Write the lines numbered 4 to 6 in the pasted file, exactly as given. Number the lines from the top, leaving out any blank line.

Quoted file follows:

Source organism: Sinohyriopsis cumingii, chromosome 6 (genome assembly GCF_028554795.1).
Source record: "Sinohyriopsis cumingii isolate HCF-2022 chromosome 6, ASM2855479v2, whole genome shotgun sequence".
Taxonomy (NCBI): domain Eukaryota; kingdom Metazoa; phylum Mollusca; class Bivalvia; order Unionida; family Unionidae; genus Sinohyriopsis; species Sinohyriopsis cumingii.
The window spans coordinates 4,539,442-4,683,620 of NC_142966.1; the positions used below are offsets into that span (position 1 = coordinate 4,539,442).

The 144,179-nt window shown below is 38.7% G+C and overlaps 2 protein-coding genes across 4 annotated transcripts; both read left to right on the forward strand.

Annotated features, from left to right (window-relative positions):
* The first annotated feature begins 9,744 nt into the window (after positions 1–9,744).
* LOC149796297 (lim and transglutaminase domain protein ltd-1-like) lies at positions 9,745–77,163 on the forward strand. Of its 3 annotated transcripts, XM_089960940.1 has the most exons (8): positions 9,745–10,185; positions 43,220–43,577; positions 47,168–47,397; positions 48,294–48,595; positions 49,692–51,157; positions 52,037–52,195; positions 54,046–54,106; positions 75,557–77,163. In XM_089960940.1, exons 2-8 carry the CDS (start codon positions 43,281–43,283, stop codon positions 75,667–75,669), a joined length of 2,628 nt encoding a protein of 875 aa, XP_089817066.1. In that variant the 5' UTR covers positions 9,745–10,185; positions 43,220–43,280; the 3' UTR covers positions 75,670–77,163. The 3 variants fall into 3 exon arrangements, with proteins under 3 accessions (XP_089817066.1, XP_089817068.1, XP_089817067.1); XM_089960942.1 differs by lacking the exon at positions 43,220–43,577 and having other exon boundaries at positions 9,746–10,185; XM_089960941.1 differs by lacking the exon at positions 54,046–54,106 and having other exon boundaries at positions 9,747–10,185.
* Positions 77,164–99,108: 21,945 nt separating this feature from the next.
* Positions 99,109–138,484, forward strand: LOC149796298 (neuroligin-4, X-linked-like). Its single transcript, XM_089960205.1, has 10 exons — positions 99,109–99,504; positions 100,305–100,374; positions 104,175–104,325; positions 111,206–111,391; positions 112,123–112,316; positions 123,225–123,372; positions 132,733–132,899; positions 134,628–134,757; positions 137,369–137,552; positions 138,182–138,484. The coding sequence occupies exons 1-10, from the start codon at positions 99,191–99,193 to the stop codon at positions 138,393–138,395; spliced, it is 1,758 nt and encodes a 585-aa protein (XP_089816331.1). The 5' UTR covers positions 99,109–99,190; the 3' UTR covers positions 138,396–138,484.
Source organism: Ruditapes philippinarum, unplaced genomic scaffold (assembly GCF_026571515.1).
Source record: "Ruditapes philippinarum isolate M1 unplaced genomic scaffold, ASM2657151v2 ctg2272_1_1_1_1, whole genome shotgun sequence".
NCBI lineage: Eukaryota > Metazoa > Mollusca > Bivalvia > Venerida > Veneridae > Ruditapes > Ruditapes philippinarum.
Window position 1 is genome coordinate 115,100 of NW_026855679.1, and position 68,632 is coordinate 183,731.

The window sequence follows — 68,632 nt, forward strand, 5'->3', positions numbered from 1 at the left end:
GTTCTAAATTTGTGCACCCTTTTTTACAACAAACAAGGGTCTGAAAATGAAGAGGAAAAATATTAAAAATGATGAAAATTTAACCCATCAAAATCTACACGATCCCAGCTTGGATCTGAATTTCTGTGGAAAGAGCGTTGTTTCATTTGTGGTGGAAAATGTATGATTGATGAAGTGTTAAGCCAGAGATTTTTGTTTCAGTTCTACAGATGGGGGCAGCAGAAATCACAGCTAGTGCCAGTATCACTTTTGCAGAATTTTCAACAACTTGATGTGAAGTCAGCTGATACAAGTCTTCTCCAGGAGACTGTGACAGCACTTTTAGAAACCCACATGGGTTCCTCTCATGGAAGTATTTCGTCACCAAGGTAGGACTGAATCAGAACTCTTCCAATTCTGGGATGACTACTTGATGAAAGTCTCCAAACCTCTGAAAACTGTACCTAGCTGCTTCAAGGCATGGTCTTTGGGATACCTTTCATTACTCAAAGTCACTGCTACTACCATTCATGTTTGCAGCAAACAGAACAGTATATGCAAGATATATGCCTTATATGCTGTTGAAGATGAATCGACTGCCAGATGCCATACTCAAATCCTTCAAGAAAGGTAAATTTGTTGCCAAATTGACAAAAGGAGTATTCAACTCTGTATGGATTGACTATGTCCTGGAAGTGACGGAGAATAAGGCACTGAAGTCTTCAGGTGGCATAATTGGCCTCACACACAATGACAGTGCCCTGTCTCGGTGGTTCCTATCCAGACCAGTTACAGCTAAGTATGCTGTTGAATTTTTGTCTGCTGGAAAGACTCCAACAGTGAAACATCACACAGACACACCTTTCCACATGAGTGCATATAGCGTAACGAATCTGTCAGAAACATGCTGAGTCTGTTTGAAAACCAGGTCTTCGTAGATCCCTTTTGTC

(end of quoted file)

The window spans coordinates 4,539,442-4,683,620 of NC_142966.1; the positions used below are offsets into that span (position 1 = coordinate 4,539,442).

The 144,179-nt window shown below is 38.7% G+C and overlaps 2 protein-coding genes across 4 annotated transcripts; both read left to right on the forward strand.

Annotated features, from left to right (window-relative positions):